Official speeches and statements - January 17, 2020
1. Foreign policy - Brexit - Excerpts from the interview given by Ms. Amélie de Montchalin, Minister of State for European Affairs, attached to the Minister for Europe and Foreign Affairs, to Europe 1 (Paris - January 15, 2020)
Q. - On January 31 the British are going to pack up and leave Brussels, but actually the toughest bit is going to begin: the new relationship must be negotiated. The divorce has already been a little bit complicated to negotiate. Is what awaits you now going to be even tougher?
THE MINISTER - What’s certain is that what’s actually happening for French people, as they well understand, is that on February 1...
Nothing’s happening in fact.
...there will no longer be any British MEPs in the European Parliament, there will no longer be any British European commissioners and there will no longer be any British ministers at European ministers’ meetings. It’s a political exit.
Now, we must actually be able to work on something that is, I think, going to be difficult, namely to recreate a relationship in every area—"disunravel" it, as it were—, because we have a trading relationship with the British, we have a defense and security relationship, we have a cultural, academic and research relationship. What matters for me is that we should be very clear: in these negotiations, we’re in no hurry.
Boris Johnson would very much like this to be settled by the end of the year.
Yes, but we Europeans, we French are aware of one very important thing: we’re currently building the foundation, the principles that are going to guide our relations with the British in every field for the next 20-30 years. And in those relations, things must be balanced, i.e. we must protect the interests of the French, because we must be able to guarantee their food security, the security of what’s imported. And above all, if we carry out major reforms, if we in Europe, for example, want to be carbon neutral by 2050...
The British must be too?
...we can’t accept that a country on our doorstep which, as Boris Johnson dreams of, we’re going to trade with freely, with no customs tariffs, no maximum volume, without asking whether it respects carbon neutrality by 2050, whether it respects, for example, the fact that we’re going to reduce, halve the volume of pesticides we put in our own modes of production, whether it respects things about taxation, about social commitments—in short, it’s out of the question for there to be any dumping. Why? Not because we’re dogmatic about the issue but because those are French people’s interests.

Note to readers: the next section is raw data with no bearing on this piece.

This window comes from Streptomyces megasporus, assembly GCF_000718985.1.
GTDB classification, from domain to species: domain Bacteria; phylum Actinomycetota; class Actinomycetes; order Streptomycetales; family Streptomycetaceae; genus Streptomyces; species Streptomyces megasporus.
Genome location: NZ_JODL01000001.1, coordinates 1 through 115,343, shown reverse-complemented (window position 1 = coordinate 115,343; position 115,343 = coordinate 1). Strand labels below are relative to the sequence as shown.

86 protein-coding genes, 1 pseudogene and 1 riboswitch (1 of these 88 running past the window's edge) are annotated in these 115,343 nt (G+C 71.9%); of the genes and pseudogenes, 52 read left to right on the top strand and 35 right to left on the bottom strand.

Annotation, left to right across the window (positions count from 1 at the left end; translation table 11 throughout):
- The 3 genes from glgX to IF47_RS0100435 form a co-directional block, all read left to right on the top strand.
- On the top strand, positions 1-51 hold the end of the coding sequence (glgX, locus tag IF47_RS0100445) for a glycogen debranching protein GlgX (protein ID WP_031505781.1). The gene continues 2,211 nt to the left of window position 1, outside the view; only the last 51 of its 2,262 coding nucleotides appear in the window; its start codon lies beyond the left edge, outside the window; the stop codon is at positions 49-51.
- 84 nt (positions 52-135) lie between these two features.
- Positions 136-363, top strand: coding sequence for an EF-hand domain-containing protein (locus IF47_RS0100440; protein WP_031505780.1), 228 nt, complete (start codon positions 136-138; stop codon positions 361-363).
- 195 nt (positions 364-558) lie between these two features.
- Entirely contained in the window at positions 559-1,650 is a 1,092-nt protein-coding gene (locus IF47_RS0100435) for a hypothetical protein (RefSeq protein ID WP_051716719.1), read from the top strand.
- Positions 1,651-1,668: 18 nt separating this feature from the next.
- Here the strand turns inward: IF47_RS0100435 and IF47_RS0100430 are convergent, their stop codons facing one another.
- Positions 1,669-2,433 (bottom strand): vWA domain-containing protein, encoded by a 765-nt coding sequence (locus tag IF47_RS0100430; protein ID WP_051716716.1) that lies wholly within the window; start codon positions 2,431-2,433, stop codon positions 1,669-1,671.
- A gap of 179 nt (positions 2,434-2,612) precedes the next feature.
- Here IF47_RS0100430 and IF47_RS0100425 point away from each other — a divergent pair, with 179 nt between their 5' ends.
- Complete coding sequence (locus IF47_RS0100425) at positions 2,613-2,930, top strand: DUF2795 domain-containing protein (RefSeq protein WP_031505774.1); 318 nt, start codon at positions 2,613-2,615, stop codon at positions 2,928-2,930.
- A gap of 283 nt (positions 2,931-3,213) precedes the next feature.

So we’re going to have a debate. There will be things where, clearly, we must do more with the British. And there are also things we’ll be strong about in order to assert our interests.
(...) Do you think all the Europeans will be able to remain united in the face of Boris Johnson, given that they’ll each want to defend their interests? For France it’s fisheries, for the Dutch it’s services.
All the Europeans have interests, not necessarily the same ones because, as you can well imagine, fisheries concern France more than Austria - geographically what I’m telling you is fairly basic. But what’s clear for all the Europeans is that we’re going to do this in close agreement, without animosity, but being very clear about the common and individual interests we’re defending in these negotiations. That’s in the Europeans’ interest, and I think the British will perfectly understand our doing it this way. (...)
Q. - Will the MoU signed by Libya and Turkey on maritime areas be discussed at the Berlin summit on Libya scheduled for this Sunday?
THE SPOKESPERSON - The goal of the international conference on the security and political situation in Libya, to be held on 19 January in Berlin, will be to solidify the international consensus needed for a lasting end to the crisis in Libya, and to end the foreign influences fueling the escalation of this conflict.
France fully supports this initiative, in order for the truce announced on January 12 to lead to a lasting cessation of hostilities, and for a genuine political process under the auspices of the UN and a dialogue between the Libyan parties, with assistance from the African Union, to get under way.
With respect to the memorandum of understanding between Turkey and the Libyan government on demarcating maritime boundaries, Jean-Yves Le Drian has reiterated that this is a subject of major concern. The European Union expressed itself very clearly on this subject at the European Council of December 12 and 13. This agreement directly undermines the interests and sovereign rights of EU member states, in particular Cyprus and Greece, and is not in compliance with the Law of the Sea. I also refer you to the communiqué issued following the meeting of the foreign ministers of Egypt, France, Cyprus, and Greece on January 8.